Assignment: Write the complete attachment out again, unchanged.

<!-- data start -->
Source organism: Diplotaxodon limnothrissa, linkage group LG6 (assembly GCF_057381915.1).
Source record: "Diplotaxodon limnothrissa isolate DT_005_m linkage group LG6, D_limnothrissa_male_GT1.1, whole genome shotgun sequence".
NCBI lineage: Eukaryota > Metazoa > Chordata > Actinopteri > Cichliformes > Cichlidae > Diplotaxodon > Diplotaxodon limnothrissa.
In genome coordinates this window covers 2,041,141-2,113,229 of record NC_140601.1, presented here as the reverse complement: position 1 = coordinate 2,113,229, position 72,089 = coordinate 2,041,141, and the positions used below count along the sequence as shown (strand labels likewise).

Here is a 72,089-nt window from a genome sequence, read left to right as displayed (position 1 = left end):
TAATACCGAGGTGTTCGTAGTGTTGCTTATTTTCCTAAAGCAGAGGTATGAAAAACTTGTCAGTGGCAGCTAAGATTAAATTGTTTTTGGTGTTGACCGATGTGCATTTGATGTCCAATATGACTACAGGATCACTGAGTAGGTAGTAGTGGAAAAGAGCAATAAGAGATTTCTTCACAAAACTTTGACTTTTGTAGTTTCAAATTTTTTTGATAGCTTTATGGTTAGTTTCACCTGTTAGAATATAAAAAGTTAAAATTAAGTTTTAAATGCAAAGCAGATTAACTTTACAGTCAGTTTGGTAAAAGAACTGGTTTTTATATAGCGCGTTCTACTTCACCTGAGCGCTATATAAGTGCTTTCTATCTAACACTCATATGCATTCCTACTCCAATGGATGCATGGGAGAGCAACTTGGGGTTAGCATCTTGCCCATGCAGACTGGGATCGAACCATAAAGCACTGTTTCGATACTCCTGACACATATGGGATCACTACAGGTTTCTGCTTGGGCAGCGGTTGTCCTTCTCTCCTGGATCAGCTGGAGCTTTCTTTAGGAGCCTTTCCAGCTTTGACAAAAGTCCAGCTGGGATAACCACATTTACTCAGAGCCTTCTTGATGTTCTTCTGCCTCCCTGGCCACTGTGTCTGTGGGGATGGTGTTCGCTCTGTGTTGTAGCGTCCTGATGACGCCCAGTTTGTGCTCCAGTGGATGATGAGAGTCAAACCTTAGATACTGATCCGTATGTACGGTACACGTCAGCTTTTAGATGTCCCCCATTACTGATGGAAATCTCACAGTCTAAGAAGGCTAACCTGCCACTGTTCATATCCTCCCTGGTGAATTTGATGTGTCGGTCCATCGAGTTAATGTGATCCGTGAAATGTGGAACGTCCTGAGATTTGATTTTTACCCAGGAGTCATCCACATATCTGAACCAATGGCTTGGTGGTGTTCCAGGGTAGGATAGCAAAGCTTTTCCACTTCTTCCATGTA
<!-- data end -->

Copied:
Source organism: Diplotaxodon limnothrissa, linkage group LG6 (assembly GCF_057381915.1).
Source record: "Diplotaxodon limnothrissa isolate DT_005_m linkage group LG6, D_limnothrissa_male_GT1.1, whole genome shotgun sequence".
NCBI lineage: Eukaryota > Metazoa > Chordata > Actinopteri > Cichliformes > Cichlidae > Diplotaxodon > Diplotaxodon limnothrissa.
In genome coordinates this window covers 2,041,141-2,113,229 of record NC_140601.1, presented here as the reverse complement: position 1 = coordinate 2,113,229, position 72,089 = coordinate 2,041,141, and the positions used below count along the sequence as shown (strand labels likewise).

Here is a 72,089-nt window from a genome sequence, read left to right as displayed (position 1 = left end):
TAATACCGAGGTGTTCGTAGTGTTGCTTATTTTCCTAAAGCAGAGGTATGAAAAACTTGTCAGTGGCAGCTAAGATTAAATTGTTTTTGGTGTTGACCGATGTGCATTTGATGTCCAATATGACTACAGGATCACTGAGTAGGTAGTAGTGGAAAAGAGCAATAAGAGATTTCTTCACAAAACTTTGACTTTTGTAGTTTCAAATTTTTTTGATAGCTTTATGGTTAGTTTCACCTGTTAGAATATAAAAAGTTAAAATTAAGTTTTAAATGCAAAGCAGATTAACTTTACAGTCAGTTTGGTAAAAGAACTGGTTTTTATATAGCGCGTTCTACTTCACCTGAGCGCTATATAAGTGCTTTCTATCTAACACTCATATGCATTCCTACTCCAATGGATGCATGGGAGAGCAACTTGGGGTTAGCATCTTGCCCATGCAGACTGGGATCGAACCATAAAGCACTGTTTCGATACTCCTGACACATATGGGATCACTACAGGTTTCTGCTTGGGCAGCGGTTGTCCTTCTCTCCTGGATCAGCTGGAGCTTTCTTTAGGAGCCTTTCCAGCTTTGACAAAAGTCCAGCTGGGATAACCACATTTACTCAGAGCCTTCTTGATGTTCTTCTGCCTCCCTGGCCACTGTGTCTGTGGGGATGGTGTTCGCTCTGTGTTGTAGCGTCCTGATGACGCCCAGTTTGTGCTCCAGTGGATGATGAGAGTCAAACCTTAGATACTGATCCGTATGTACGGTACACGTCAGCTTTTAGATGTCCCCCATTACTGATGGAAATCTCACAGTCTAAGAAGGCTAACCTGCCACTGTTCATATCCTCCCTGGTGAATTTGATGTGTCGGTCCATCGAGTTAATGTGATCCGTGAAATGTGGAACGTCCTGAGATTTGATTTTTACCCAGGAGTCATCCACATATCTGAACCAATGGCTTGGTGGTGTTCCAGGGTAGGATAGCAAAGCTTTTCCACTTCTTCCATGTA